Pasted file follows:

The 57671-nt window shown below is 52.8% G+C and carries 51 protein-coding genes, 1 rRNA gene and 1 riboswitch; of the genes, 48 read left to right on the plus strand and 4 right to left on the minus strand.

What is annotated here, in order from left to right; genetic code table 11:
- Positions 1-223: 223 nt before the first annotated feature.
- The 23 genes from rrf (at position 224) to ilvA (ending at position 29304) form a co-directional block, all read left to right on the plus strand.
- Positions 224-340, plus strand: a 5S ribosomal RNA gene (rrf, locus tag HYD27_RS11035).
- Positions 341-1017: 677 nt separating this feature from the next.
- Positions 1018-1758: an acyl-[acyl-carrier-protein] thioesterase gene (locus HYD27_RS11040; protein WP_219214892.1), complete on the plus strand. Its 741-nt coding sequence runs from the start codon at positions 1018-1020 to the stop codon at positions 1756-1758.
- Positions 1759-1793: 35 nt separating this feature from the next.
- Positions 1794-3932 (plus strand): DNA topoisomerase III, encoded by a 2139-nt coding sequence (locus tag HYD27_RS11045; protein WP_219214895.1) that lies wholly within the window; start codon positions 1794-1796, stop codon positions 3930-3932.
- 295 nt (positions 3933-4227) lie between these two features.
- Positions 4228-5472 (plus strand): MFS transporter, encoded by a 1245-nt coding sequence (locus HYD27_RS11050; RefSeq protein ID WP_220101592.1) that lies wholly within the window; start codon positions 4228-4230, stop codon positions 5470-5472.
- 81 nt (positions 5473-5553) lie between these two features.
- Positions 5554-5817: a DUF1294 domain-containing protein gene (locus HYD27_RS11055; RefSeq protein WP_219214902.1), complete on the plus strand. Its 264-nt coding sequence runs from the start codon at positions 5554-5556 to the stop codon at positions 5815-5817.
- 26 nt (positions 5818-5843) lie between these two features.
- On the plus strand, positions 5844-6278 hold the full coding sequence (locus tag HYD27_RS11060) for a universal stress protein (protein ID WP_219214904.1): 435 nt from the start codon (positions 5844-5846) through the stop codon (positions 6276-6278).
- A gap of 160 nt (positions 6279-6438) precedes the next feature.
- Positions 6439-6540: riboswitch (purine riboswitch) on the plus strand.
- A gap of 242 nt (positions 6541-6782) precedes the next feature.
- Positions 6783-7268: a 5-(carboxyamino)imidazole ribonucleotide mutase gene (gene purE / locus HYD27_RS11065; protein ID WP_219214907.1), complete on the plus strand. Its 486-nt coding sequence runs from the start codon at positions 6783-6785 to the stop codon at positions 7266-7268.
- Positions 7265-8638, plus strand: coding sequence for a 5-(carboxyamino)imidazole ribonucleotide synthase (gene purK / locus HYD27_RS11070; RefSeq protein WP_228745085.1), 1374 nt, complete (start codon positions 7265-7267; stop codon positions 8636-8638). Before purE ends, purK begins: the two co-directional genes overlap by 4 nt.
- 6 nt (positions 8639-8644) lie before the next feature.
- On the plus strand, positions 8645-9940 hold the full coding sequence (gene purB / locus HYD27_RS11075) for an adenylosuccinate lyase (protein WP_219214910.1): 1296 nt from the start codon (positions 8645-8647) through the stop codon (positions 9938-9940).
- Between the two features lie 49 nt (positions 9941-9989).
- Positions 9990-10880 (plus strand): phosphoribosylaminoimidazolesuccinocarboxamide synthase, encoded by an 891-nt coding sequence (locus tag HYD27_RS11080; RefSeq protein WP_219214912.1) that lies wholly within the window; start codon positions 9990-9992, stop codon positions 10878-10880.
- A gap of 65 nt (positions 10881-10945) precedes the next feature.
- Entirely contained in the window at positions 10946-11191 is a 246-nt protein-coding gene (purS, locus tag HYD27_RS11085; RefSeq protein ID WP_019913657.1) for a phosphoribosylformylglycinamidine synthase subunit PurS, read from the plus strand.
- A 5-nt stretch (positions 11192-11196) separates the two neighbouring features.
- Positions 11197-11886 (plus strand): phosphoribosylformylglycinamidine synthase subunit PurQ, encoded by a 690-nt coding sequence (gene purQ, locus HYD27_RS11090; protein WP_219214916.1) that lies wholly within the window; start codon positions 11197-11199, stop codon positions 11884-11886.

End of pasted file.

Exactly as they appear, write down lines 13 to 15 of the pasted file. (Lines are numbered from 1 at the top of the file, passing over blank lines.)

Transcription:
- Positions 5554-5817: a DUF1294 domain-containing protein gene (locus HYD27_RS11055; RefSeq protein WP_219214902.1), complete on the plus strand. Its 264-nt coding sequence runs from the start codon at positions 5554-5556 to the stop codon at positions 5815-5817.
- 26 nt (positions 5818-5843) lie between these two features.
- On the plus strand, positions 5844-6278 hold the full coding sequence (locus tag HYD27_RS11060) for a universal stress protein (protein ID WP_219214904.1): 435 nt from the start codon (positions 5844-5846) through the stop codon (positions 6276-6278).